It feels as though I am constantly busy. I’m busy doing things I love to do. I’m busy doing things I don’t care about. I’m busy doing things that seem to take eons to complete. For a long time, I thought this meant that I was happy. My involvement in a multitude of different activities meant that I was well rounded. It meant that I should feel happy. And, for a long time, I was under the impression that I was.
Then, this summer, for the first time in what felt like years, I wasn’t busy. I didn’t have any sports practices to attend. I didn’t have any homework to complete. I didn’t have a boyfriend to make time for. If we’re being honest, I felt devastated. All of these things that I had been filling my life up with were on vacation, and now I had no idea how to make myself feel happy. That was when I decided that this “I like being busy” mantra was a complete and total impersonation.
Here’s the truth: I don’t like being busy. At all.
“Busywork” has always been a particular pet peeve of mine. Why would one choose to do unnecessary work simply for the purpose of filling time? After all the years I spent hating teachers for putting this type of work on me, I realized that I had been filling my life with the social equivalent of busywork.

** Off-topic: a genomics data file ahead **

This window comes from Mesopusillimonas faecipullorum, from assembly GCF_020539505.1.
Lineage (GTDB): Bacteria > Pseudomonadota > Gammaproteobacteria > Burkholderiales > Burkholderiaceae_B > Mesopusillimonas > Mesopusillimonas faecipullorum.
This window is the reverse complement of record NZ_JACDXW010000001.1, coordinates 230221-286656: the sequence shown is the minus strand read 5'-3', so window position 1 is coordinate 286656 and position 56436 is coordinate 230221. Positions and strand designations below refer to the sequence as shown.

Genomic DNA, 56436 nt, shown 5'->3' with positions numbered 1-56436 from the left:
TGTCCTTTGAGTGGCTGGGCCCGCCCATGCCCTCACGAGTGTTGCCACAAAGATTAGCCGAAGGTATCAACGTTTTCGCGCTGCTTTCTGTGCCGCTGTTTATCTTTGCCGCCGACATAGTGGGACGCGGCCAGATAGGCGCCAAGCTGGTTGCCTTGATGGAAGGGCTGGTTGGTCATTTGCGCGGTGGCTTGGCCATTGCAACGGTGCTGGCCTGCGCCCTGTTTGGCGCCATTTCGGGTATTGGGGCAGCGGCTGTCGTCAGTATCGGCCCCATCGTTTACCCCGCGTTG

To be honest, this made me furious with myself. I was irritated that I had spent—or perhaps a better word to use is wasted—so much time on things that didn’t matter. Spending so much time and effort convincing myself that I was content proved to be ten times more work than actually being happy.
It seems to be common in society to think that being busy is equivalent to being happy. When one is constantly filling up the cracks of time with tasks, there’s no time to feel sad, right? Although this is true, there’s a catch. Being constantly busy leaves no time for feeling sad, and it also leaves no time for feeling much of anything.
The ability to feel things is an essential part of being human. By squishing and squashing all of our free time with things to do, we whittle our lives into planners, calendars, and to-do lists. We forget to leave room for the most basic and most amazing parts of life: sadness and happiness and loneliness and joy and love and all of the other minuscule emotions that coarse through us daily. Busier does not equal happier; what matters most are the things you choose to spend your time on.